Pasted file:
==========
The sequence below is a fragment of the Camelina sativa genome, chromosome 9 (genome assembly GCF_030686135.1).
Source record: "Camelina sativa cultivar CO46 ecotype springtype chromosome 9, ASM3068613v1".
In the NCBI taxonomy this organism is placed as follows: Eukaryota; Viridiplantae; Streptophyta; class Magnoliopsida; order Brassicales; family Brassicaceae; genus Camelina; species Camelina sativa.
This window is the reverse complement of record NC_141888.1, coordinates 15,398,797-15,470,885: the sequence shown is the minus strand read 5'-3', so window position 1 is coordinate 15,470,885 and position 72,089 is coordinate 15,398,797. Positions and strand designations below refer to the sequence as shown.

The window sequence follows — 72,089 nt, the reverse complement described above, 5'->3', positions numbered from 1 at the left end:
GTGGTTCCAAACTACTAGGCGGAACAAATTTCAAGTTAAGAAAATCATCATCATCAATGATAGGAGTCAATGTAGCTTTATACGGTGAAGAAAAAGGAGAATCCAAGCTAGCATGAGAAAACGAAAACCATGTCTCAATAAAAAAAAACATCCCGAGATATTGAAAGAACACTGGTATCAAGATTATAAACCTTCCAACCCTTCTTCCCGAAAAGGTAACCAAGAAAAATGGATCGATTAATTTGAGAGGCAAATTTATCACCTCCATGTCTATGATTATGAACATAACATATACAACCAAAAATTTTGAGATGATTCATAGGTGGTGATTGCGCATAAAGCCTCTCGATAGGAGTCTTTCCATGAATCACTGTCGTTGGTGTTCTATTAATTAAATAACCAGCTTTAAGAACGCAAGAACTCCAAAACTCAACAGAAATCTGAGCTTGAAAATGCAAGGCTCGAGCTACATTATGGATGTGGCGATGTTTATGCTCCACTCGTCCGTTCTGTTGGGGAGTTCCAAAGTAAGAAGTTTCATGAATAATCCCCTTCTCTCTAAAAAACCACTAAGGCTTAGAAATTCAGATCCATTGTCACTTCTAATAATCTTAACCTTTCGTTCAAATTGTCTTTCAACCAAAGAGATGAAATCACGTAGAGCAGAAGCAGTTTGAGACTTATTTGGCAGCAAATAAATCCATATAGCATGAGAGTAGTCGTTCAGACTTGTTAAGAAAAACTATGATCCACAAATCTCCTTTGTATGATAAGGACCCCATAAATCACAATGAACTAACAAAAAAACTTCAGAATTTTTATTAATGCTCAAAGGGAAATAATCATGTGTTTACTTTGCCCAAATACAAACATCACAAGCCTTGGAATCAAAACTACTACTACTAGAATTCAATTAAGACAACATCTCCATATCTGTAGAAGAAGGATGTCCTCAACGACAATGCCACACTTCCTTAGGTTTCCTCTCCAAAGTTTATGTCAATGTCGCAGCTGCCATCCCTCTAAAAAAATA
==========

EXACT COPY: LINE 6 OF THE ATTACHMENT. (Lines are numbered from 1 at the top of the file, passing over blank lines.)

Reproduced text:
GTGGTTCCAAACTACTAGGCGGAACAAATTTCAAGTTAAGAAAATCATCATCATCAATGATAGGAGTCAATGTAGCTTTATACGGTGAAGAAAAAGGAGAATCCAAGCTAGCATGAGAAAACGAAAACCATGTCTCAATAAAAAAAAACATCCCGAGATATTGAAAGAACACTGGTATCAAGATTATAAACCTTCCAACCCTTCTTCCCGAAAAGGTAACCAAGAAAAATGGATCGATTAATTTGAGAGGCAAATTTATCACCTCCATGTCTATGATTATGAACATAACATATACAACCAAAAATTTTGAGATGATTCATAGGTGGTGATTGCGCATAAAGCCTCTCGATAGGAGTCTTTCCATGAATCACTGTCGTTGGTGTTCTATTAATTAAATAACCAGCTTTAAGAACGCAAGAACTCCAAAACTCAACAGAAATCTGAGCTTGAAAATGCAAGGCTCGAGCTACATTATGGATGTGGCGATGTTTATGCTCCACTCGTCCGTTCTGTTGGGGAGTTCCAAAGTAAGAAGTTTCATGAATAATCCCCTTCTCTCTAAAAAACCACTAAGGCTTAGAAATTCAGATCCATTGTCACTTCTAATAATCTTAACCTTTCGTTCAAATTGTCTTTCAACCAAAGAGATGAAATCACGTAGAGCAGAAGCAGTTTGAGACTTATTTGGCAGCAAATAAATCCATATAGCATGAGAGTAGTCGTTCAGACTTGTTAAGAAAAACTATGATCCACAAATCTCCTTTGTATGATAAGGACCCCATAAATCACAATGAACTAACAAAAAAACTTCAGAATTTTTATTAATGCTCAAAGGGAAATAATCATGTGTTTACTTTGCCCAAATACAAACATCACAAGCCTTGGAATCAAAACTACTACTACTAGAATTCAATTAAGACAACATCTCCATATCTGTAGAAGAAGGATGTCCTCAACGACAATGCCACACTTCCTTAGGTTTCCTCTCCAAAGTTTATGTCAATGTCGCAGCTGCCATCCCTCTAAAAAAATA